Divorced Parents Who Fight: How to Break The Cycle (a New Course)

I remember perfectly the warm wave of hope and relief I felt when my parents told me they were getting a divorce. I was seven.

My dad kneeled down in the hallway with me as he was leaving, his suitcase on the floor next to him, and promised it wasn’t my fault. I pretended I needed to hear this, but I knew perfectly well it was the two of them who had caused all the trouble. They had screamed and and threatened and abandoned each other off and on for as long as I had memories. There were many nights I could barely sleep through it. I’d beg them to stop, getting so upset I could hardly breathe. It got so bad sometimes I had to gather up my baby sister from her crib and hide us in a cupboard.

Unfortunately, the fighting continued after their split every time they had contact with each other; we all dreaded the phone calls that escalated to rage, and the curbside encounters during kid hand-offs that scared the neighbors into calling the cops. Talk about adverse childhood experiences; to this day I fall apart at the sound of breaking glass.

It didn’t stop until, one day when I was 13, my dad was diagnosed with ALS. During those last couple years of his life he was kind and supportive of my mother and her husband, and they quickly matched his good will. My sister and I got to experience that — the family together, just hanging out. My dad came to visit us for a week in Arizona; my stepdad took portraits of us with my dad. As you can see in the photo I shared above, his gaunt eyes shine with love.

I was imprinted with this example of emotional healing, but it got mixed in like a quart of bright paint into a big bucket of greyish-green. A lot of damage had already been done.

When I got married the first time, I too was in a “fighting” relationship — never physical violence, but almost daily discord, upsets and yelling. It made us both miserable and ashamed. There was no doubt it affected our two kids, who were just four and one when we finally called it quits. And as with my parents, the fighting continued while we tried to negotiate all the contact involved in co-parenting. There were days I wished one of us would get a terminal illness, just so it would stop.

And then something really new happened.

We learned to stop fighting.

Only people who have been through this particular hell will understand the scale of miracle involved in this transformation, but it’s been growing more and more peaceful and friendly between us every year. Today we are each remarried. We talk almost daily on the phone about what’s going on with the kids (they are 18 and 14 now). We each genuinely like (even love) each other’s spouses. We all spend holidays together and though there is a respectful distance between the two couples, we are all friends. We all  know that all four adults can be counted on for help, if any of us should need anything.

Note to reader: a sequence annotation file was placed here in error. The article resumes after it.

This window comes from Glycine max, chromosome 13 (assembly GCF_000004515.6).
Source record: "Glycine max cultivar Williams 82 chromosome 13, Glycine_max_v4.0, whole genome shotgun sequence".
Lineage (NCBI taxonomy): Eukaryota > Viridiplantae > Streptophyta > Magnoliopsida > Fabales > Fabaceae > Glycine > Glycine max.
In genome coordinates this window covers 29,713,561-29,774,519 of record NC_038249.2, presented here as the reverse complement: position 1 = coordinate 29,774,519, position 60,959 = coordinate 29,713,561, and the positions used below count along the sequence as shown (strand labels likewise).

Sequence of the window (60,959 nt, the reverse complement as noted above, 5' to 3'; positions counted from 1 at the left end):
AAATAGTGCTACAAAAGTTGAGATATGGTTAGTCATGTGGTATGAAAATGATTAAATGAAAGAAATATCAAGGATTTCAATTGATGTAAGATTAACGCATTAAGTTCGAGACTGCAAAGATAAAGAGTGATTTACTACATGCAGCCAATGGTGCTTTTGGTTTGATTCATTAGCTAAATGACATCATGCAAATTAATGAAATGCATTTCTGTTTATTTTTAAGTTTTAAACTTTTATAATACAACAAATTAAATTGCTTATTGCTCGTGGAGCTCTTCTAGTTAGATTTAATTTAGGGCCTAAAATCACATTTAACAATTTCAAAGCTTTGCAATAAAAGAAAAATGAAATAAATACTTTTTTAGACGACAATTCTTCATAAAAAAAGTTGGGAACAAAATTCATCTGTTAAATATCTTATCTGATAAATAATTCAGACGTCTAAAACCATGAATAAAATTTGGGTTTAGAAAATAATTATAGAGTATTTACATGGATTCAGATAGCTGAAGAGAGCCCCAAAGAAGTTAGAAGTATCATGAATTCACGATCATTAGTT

We got an idea a few months ago that we should make a course to show other people, step-by-step, how we transformed our parenting dynamic. Tim (that’s his name) is a family law attorney, and, well, I’m the Crappy Childhood Fairy! So we actually did it! We made an hour-long video-based course called Positive Shared Custody: Five Commitments to Stop the Drama and Bring Long-Term Harmony to Your Family.

 

Tim and Anna taping
Tim Fricker (my ex) and me, taping our course Positive Shared Custody.
  • It’s not meant to be legal or psychological advice. It’s just a practical guide to move as quickly as possible from a stressful, adversarial dynamic to one that’s peaceful and constructive and happier for the whole family.
  • It’s appropriate for viewers who are thinking of splitting, going through the process now or are just trying to improve an arrangement that’s already in place.
  • It’s helpful if both partners view the course, but even if you’re the only one viewing, you’ll get tips for changes that make a difference you can feel, right away.
  • It’s good for moms and dads, and is not specific to the US (where we live) so viewers worldwide can apply the principles we teach.

Making this course has been a wonderful experience, actually, and I JUST got it launched on Teachable. It’s my first “costs money” content. I realize not all my readers need such a course (which only kinda relates to the Fairy topic area), but for those of you in a challenging shared custody situation, I issued a 70% discount coupon that lets you take the course for just $29. 

I created a limited number so if you’re interested and want the discount, please jump in and register!

Here’s a link to the course with the discount applied. (Same link is above).  

Oh, and I’m new to this business of setting up courses online. If you have any technical difficulties that Teachable site can’t solve (they actually have great support), please e-mail me at crappychildhoodfairy@gmail.com.

Tim (my ex) and I really hope this course helps other families heal from the fighting. We were both kids who grew up with fighting parents, and we are both forever grateful to have found a better way to live and raise children.

Happy New Year everyone! May it be full of more peace, more love, and more miracles, especially around recovery from childhood PTSD.

Anna

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Anna Runkle

I'm founder and CEO of Click to Play Media, a video production company, and author of the Crappy Childhood Fairy blog.

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